Sometimes when I read Chinese literature on Tao or Confucianism, I find it incredible how China as a nation completely adopted the notion of being ordinary. Behind what appears to be a meteoric rise of China is a country that quietly worked for several decades (even before the market reforms of the 1970s). They hid all distinction and accomplishments behind a facade of ordinariness and then one day they unveiled the new China to the world, flexing its muscles. Too big, too mighty for any country to take head on. The unveiling was swift but the gradual build up was only possible in portraying an image of mediocrity. A very important lesson in leadership.

Whatever you possess, you have to choose between flaunting it (and therefore winning admirers) or enjoying your possessions. Both are not mutually exclusive but the moment you start brandishing, you’ll move away from your truth and inadvertently set yourself on a never ending quest, a lonely journey, where nothing quite feels enough.

Thomas Merton shares a beautiful Taoist poem, The Empty Boat, in the same book. As follows:

Who can free himself from achievement 
And from fame, descend and be lost 
Amid the masses of men? 

He will flow like Tao, unseen, 
He will go about like Life itself 
With no name and no home. 

Simple is he, without distinction. 
To all appearances he is a fool. 

His steps leave no trace. 
He has no power. 
He achieves nothing, has no reputation.

Since he judges no one 
No one judges him. 

Such is the perfect man: 
His boat is empty. 


If you draw too much attention to yourself, spiritually speaking, you are now defending the egos of multiple individuals, you are unwittingly entering into their karmic and energy fields. Unless you are an influencer or a politician that your livelihood depends on more and more people knowing and admiring you, you may want to take a moment and choose if others’ opinions really matter to you.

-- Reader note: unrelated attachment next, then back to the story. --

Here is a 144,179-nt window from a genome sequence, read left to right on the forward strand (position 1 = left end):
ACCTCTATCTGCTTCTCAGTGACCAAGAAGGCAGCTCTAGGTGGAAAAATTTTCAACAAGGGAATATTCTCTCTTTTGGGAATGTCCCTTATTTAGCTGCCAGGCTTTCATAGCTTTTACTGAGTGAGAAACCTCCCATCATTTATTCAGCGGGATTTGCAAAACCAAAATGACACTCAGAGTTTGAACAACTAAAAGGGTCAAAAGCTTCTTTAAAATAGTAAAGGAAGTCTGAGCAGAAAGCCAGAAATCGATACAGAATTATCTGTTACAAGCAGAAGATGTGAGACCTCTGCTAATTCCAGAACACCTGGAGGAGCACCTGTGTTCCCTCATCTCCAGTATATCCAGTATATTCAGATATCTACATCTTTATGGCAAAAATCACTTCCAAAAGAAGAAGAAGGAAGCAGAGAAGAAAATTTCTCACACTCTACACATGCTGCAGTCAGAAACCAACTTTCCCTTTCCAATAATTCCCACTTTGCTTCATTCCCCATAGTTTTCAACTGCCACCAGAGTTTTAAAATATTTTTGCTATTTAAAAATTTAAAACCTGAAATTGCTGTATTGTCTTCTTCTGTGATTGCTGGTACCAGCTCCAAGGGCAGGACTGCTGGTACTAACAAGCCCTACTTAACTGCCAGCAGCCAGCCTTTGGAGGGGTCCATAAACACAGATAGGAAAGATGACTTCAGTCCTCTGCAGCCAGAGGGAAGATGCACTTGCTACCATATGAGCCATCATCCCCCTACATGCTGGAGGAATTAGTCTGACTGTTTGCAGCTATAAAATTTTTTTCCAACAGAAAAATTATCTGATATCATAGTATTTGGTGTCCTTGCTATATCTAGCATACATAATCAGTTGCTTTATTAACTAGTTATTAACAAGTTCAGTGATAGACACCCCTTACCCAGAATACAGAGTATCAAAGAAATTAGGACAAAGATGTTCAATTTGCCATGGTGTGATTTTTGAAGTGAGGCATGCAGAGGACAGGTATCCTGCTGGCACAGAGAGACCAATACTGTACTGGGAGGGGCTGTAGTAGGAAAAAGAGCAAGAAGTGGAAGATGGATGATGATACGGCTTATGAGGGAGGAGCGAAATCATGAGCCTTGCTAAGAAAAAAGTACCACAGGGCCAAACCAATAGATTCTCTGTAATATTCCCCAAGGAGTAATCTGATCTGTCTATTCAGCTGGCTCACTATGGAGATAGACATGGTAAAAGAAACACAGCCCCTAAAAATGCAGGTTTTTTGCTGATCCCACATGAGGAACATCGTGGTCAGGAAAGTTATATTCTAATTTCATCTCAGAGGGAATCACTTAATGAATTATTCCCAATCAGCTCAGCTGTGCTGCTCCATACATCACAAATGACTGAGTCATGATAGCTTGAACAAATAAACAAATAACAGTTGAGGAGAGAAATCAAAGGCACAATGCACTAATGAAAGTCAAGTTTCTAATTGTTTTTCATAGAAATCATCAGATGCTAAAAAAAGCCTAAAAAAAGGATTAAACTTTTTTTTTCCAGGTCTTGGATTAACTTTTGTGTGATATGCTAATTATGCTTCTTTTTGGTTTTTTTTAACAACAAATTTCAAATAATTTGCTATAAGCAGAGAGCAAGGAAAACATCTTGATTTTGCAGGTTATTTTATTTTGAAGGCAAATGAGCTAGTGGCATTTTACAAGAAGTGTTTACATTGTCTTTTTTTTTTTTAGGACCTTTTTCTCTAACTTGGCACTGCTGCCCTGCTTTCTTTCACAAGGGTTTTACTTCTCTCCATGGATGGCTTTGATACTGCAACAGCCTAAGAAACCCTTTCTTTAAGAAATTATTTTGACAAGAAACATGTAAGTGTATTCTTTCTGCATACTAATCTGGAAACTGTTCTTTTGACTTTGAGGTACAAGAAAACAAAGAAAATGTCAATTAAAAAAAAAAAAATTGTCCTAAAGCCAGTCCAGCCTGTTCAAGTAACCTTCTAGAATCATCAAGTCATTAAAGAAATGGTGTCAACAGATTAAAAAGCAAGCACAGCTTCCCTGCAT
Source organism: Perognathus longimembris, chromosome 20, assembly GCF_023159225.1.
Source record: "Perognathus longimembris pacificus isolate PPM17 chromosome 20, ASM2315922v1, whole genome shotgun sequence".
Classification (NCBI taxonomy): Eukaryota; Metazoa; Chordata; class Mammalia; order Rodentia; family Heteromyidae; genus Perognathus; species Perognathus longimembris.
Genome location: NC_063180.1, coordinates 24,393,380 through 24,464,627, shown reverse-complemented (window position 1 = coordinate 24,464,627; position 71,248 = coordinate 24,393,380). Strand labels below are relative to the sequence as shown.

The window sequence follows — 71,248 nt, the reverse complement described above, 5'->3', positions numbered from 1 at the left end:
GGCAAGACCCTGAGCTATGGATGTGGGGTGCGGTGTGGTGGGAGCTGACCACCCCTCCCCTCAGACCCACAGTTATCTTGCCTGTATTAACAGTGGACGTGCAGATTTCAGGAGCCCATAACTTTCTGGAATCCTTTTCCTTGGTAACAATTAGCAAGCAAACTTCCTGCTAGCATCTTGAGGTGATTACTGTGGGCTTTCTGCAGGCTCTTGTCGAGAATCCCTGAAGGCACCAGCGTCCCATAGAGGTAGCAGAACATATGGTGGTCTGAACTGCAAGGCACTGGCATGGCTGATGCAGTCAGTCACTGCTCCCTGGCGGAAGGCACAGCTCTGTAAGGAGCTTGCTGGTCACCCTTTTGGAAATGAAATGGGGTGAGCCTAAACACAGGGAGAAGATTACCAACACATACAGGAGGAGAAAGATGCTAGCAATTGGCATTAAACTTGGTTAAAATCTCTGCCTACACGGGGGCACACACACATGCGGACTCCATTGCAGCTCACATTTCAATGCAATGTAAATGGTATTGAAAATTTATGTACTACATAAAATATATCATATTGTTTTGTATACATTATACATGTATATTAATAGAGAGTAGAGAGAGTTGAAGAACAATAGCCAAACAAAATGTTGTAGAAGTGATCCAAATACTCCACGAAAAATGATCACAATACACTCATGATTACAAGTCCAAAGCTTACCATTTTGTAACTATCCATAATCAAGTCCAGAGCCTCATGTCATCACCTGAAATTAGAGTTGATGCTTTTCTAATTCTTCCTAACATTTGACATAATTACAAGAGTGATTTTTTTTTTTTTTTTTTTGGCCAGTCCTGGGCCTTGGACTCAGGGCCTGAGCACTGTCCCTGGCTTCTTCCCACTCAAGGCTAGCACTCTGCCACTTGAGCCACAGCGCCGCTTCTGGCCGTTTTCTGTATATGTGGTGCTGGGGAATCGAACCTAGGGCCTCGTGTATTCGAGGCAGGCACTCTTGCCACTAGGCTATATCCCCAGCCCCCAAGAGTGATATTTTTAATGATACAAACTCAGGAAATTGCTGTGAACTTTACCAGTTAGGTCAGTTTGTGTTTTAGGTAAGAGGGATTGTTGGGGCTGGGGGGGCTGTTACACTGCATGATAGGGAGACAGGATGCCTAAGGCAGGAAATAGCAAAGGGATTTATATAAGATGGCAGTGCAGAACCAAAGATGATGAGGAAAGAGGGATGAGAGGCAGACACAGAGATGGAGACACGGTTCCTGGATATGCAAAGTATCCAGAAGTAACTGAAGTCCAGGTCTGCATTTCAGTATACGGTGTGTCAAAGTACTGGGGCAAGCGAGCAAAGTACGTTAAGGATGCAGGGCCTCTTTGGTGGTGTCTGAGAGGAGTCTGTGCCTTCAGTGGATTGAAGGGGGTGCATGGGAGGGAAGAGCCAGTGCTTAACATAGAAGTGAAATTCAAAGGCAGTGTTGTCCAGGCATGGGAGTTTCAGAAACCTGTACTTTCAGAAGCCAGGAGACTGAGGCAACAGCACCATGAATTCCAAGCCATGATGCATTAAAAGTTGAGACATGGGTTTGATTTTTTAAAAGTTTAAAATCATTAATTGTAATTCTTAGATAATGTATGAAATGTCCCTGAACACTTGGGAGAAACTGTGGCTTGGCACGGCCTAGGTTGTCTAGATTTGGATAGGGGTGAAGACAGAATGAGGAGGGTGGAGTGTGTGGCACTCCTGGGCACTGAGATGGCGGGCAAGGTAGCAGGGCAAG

It takes great spiritual and emotional maturity to not be bothered by what others think of you, but once you attain it, you are a transformed individual. At any rate, the more popular you are, the greater the chances of you becoming a tall poppy victim. That is, numerous people will resent you just because you are doing well. Although if that happens, remember you don’t have to pay attention to them. For, you will not be criticized, resented or attacked by those who are doing better than you. It’s always by those who are less successful and more insecure.

Mulla Nasrudin went to a psychiatrist and asked how to develop split personality disorder.

“Why on earth would you want that disorder?” said the doctor.
“Just tell me,” Mulla said, “can you or can you not split my personality.”
“This is absurd. Why would you want that?”
“Because,” Mulla said with dejection in his voice, “I’m so lonely.”

One of the greatest rewards of cloaking the extraordinary with the ordinary is that you never feel lonely. If anything, you feel this gentle flow of bliss and above all, you are more effective at anything you  undertake. For the simple reason that you are no longer doing what you love to impress but improve, not to win followers but win yourself. And that, my friend, is mighty powerful; the joy of being ordinary.




There were four members in a household. Everybody, Somebody, Anybody and Nobody. A bill was overdue. Everybody thought Somebody would do it. Anybody could have done it but Nobody did it.